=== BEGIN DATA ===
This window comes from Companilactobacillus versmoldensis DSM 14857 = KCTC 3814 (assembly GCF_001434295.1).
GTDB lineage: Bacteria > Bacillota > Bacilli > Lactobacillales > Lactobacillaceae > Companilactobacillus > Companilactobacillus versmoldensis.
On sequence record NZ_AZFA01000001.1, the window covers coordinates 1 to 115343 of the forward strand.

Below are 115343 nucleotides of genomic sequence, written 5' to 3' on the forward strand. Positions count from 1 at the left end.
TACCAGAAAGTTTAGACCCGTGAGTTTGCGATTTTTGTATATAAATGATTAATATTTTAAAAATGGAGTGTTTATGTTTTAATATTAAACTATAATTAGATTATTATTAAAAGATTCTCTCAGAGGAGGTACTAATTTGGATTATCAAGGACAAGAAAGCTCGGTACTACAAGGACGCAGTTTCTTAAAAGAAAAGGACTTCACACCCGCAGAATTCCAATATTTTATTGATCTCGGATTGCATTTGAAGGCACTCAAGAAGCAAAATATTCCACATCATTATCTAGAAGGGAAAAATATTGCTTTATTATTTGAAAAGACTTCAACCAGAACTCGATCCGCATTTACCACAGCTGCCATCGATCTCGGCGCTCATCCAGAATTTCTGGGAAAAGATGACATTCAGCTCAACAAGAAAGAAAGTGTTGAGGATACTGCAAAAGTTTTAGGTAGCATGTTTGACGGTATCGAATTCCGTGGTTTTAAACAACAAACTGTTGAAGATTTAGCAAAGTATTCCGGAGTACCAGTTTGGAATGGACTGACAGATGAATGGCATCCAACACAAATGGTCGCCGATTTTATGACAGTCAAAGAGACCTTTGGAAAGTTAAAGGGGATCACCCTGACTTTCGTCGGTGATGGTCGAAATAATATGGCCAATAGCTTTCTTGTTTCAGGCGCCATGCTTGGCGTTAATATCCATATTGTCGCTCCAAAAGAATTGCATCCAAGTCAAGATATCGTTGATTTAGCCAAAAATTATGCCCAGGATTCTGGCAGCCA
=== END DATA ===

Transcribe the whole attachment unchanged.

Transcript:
This window comes from Companilactobacillus versmoldensis DSM 14857 = KCTC 3814 (assembly GCF_001434295.1).
GTDB lineage: Bacteria > Bacillota > Bacilli > Lactobacillales > Lactobacillaceae > Companilactobacillus > Companilactobacillus versmoldensis.
On sequence record NZ_AZFA01000001.1, the window covers coordinates 1 to 115343 of the forward strand.

Below are 115343 nucleotides of genomic sequence, written 5' to 3' on the forward strand. Positions count from 1 at the left end.
TACCAGAAAGTTTAGACCCGTGAGTTTGCGATTTTTGTATATAAATGATTAATATTTTAAAAATGGAGTGTTTATGTTTTAATATTAAACTATAATTAGATTATTATTAAAAGATTCTCTCAGAGGAGGTACTAATTTGGATTATCAAGGACAAGAAAGCTCGGTACTACAAGGACGCAGTTTCTTAAAAGAAAAGGACTTCACACCCGCAGAATTCCAATATTTTATTGATCTCGGATTGCATTTGAAGGCACTCAAGAAGCAAAATATTCCACATCATTATCTAGAAGGGAAAAATATTGCTTTATTATTTGAAAAGACTTCAACCAGAACTCGATCCGCATTTACCACAGCTGCCATCGATCTCGGCGCTCATCCAGAATTTCTGGGAAAAGATGACATTCAGCTCAACAAGAAAGAAAGTGTTGAGGATACTGCAAAAGTTTTAGGTAGCATGTTTGACGGTATCGAATTCCGTGGTTTTAAACAACAAACTGTTGAAGATTTAGCAAAGTATTCCGGAGTACCAGTTTGGAATGGACTGACAGATGAATGGCATCCAACACAAATGGTCGCCGATTTTATGACAGTCAAAGAGACCTTTGGAAAGTTAAAGGGGATCACCCTGACTTTCGTCGGTGATGGTCGAAATAATATGGCCAATAGCTTTCTTGTTTCAGGCGCCATGCTTGGCGTTAATATCCATATTGTCGCTCCAAAAGAATTGCATCCAAGTCAAGATATCGTTGATTTAGCCAAAAATTATGCCCAGGATTCTGGCAGCCA